State auditors: Nevada marijuana licensing round wasn’t perfect, but was adequate
Nevada’s process for awarding marijuana business licenses could be improved, but the latest round was adequate and did not appear to be tainted by outside influence or conflicts of interest among those scoring applications, according to state auditors.
The comments came Thursday during a meeting of the Executive Branch Audit Committee, a panel that includes Gov. Steve Sisolak, Attorney General Aaron Ford and other high-ranking members of the executive branch. Auditors spoke for less than 10 minutes about their review of the state’s Marijuana Enforcement Division, which came at the request of the division’s umbrella agency, the Department of Taxation.
Auditors recommended the state increase transparency in its application process, including having a more open dialogue with applicants about requirements in the scoring process. Sisolak said the lack of a public forum for such discussion was “troublesome,” citing revelations from court proceedings this summer that some applicants received guidance on the scoring criteria in private dinners with regulators.
The auditors also suggested more of the scoring process be computerized to avoid errors from data entry by hand, although auditors said they found “no material errors in the scoring process.”
They also recommended reallocating dispensary licenses that were awarded by the state in jurisdictions that currently have moratoriums on such marijuana businesses and can’t use them in the foreseeable future.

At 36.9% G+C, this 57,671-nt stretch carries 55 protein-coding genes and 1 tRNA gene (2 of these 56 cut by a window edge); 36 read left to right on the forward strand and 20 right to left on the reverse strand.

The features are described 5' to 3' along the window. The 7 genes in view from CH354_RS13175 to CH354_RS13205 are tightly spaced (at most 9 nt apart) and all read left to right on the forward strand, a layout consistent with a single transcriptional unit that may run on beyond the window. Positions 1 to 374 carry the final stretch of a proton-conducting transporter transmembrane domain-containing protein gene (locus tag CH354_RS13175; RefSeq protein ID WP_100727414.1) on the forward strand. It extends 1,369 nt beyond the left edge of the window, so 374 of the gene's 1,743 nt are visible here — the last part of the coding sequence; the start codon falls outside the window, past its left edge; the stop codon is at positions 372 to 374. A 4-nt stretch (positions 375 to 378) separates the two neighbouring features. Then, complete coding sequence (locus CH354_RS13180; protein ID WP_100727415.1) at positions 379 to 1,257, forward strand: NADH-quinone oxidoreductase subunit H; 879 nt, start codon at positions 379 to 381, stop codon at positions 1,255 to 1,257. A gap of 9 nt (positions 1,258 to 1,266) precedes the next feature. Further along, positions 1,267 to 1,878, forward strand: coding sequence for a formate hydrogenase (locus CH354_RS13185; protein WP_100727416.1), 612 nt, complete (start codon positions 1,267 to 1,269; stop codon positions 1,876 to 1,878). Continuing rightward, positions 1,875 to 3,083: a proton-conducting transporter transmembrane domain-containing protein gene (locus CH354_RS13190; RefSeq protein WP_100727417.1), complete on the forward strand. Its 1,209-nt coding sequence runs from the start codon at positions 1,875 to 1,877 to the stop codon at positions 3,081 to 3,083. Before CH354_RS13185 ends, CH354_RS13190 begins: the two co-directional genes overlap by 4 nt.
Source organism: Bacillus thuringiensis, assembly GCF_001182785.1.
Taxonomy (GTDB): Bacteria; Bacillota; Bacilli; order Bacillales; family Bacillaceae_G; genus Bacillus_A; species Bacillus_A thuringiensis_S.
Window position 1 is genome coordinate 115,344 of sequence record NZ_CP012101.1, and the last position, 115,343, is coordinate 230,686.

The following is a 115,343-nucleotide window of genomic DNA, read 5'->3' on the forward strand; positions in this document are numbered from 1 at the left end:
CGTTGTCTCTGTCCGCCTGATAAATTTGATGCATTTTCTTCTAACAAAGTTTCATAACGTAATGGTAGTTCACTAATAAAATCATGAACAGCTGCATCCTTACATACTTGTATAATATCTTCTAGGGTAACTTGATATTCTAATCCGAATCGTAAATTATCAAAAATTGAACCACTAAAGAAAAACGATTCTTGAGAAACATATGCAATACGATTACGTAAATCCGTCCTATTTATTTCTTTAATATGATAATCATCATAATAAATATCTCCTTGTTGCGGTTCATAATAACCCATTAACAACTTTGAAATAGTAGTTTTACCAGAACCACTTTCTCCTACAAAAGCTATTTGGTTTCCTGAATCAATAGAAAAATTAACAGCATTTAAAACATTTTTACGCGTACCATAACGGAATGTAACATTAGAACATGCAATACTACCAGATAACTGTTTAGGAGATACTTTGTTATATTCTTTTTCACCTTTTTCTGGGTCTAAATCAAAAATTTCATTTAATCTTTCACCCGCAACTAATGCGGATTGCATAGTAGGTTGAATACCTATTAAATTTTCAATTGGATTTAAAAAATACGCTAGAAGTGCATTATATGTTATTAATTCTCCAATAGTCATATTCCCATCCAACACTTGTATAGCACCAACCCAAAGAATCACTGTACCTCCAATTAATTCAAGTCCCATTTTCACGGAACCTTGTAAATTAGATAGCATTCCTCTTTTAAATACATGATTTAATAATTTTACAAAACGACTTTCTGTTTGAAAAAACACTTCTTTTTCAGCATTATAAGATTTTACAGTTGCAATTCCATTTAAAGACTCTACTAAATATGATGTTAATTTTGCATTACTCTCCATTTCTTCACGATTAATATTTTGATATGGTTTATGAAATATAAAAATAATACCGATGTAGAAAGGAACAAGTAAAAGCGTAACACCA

Sisolak said the state is aiming for an open, fair and transparent licensing process going forward.
“This is another area where I think there was a rush to get revenue into state coffers,” Sisolak said, hinting at the expedited timeline for getting Nevada’s recreational marijuana program up and running in 2017. “We’re doing everything we can to clean up those issues.”
Marijuana licensing came under major scrutiny starting late last year, when the state awarded 61 conditional dispensary licenses to 17 different companies. Many of the companies that did not receive licenses sued the state, alleging unfair practices while state officials reviewed the more than 400 applications it received.
Clark County Judge Elizabeth Gonzalez issued a partial injunction in August that blocked some dispensaries from receiving final approval to open. She sided with plaintiffs in saying that the state had lowered the bar on background checks from what was approved by voters in 2016, and that personal relationships between applicants and state employees had a bearing on the licensing process. She also said that the state did not do a thorough job of vetting applications for compliance.
Last month, the Department of Taxation said it was extending the review period for activities related to marijuana license transfers and would not be processing new or existing applications as it sought to ensure “a more thorough and appropriate vetting process within the industry.”
The audit is the second released this year involving the marijuana industry. An audit released in March identified discrepancies in data entry by marijuana businesses that were estimated to have cost the state more than $500,000 in tax revenue in a six-month period among a subset of companies tested by state auditors.